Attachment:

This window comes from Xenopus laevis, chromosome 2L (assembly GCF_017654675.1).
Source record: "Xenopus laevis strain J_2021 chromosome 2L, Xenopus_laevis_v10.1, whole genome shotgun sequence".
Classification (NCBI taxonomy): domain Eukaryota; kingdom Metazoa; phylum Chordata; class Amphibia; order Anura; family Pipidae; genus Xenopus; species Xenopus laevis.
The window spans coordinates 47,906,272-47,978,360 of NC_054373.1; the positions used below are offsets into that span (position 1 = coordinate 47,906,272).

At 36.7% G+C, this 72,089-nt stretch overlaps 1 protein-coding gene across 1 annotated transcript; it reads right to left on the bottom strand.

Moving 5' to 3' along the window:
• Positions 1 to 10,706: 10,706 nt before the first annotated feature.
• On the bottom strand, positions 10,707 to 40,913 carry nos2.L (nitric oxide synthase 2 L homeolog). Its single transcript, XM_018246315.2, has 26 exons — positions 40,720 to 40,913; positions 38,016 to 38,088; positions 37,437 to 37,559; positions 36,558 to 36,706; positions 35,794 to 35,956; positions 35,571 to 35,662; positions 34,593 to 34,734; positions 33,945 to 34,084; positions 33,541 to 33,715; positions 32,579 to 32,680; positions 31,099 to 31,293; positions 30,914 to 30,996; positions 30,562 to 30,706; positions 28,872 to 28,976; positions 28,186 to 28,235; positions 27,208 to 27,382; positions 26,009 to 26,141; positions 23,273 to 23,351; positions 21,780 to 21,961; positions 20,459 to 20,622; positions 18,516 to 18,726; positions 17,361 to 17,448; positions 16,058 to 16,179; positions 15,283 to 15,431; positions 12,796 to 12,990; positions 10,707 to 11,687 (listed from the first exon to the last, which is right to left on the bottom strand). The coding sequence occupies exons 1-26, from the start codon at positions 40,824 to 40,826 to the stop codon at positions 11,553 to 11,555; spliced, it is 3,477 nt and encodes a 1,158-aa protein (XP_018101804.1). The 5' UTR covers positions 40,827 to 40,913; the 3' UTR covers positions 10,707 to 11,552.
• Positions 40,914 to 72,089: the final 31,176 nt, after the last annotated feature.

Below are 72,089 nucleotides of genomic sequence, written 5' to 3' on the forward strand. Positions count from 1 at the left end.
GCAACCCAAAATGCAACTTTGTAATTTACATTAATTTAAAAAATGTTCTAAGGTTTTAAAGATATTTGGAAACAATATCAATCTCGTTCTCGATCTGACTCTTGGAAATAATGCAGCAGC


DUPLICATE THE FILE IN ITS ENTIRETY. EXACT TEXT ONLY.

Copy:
This window comes from Xenopus laevis, chromosome 2L (assembly GCF_017654675.1).
Source record: "Xenopus laevis strain J_2021 chromosome 2L, Xenopus_laevis_v10.1, whole genome shotgun sequence".
Classification (NCBI taxonomy): domain Eukaryota; kingdom Metazoa; phylum Chordata; class Amphibia; order Anura; family Pipidae; genus Xenopus; species Xenopus laevis.
The window spans coordinates 47,906,272-47,978,360 of NC_054373.1; the positions used below are offsets into that span (position 1 = coordinate 47,906,272).

At 36.7% G+C, this 72,089-nt stretch overlaps 1 protein-coding gene across 1 annotated transcript; it reads right to left on the bottom strand.

Moving 5' to 3' along the window:
• Positions 1 to 10,706: 10,706 nt before the first annotated feature.
• On the bottom strand, positions 10,707 to 40,913 carry nos2.L (nitric oxide synthase 2 L homeolog). Its single transcript, XM_018246315.2, has 26 exons — positions 40,720 to 40,913; positions 38,016 to 38,088; positions 37,437 to 37,559; positions 36,558 to 36,706; positions 35,794 to 35,956; positions 35,571 to 35,662; positions 34,593 to 34,734; positions 33,945 to 34,084; positions 33,541 to 33,715; positions 32,579 to 32,680; positions 31,099 to 31,293; positions 30,914 to 30,996; positions 30,562 to 30,706; positions 28,872 to 28,976; positions 28,186 to 28,235; positions 27,208 to 27,382; positions 26,009 to 26,141; positions 23,273 to 23,351; positions 21,780 to 21,961; positions 20,459 to 20,622; positions 18,516 to 18,726; positions 17,361 to 17,448; positions 16,058 to 16,179; positions 15,283 to 15,431; positions 12,796 to 12,990; positions 10,707 to 11,687 (listed from the first exon to the last, which is right to left on the bottom strand). The coding sequence occupies exons 1-26, from the start codon at positions 40,824 to 40,826 to the stop codon at positions 11,553 to 11,555; spliced, it is 3,477 nt and encodes a 1,158-aa protein (XP_018101804.1). The 5' UTR covers positions 40,827 to 40,913; the 3' UTR covers positions 10,707 to 11,552.
• Positions 40,914 to 72,089: the final 31,176 nt, after the last annotated feature.

Below are 72,089 nucleotides of genomic sequence, written 5' to 3' on the forward strand. Positions count from 1 at the left end.
GCAACCCAAAATGCAACTTTGTAATTTACATTAATTTAAAAAATGTTCTAAGGTTTTAAAGATATTTGGAAACAATATCAATCTCGTTCTCGATCTGACTCTTGGAAATAATGCAGCAGC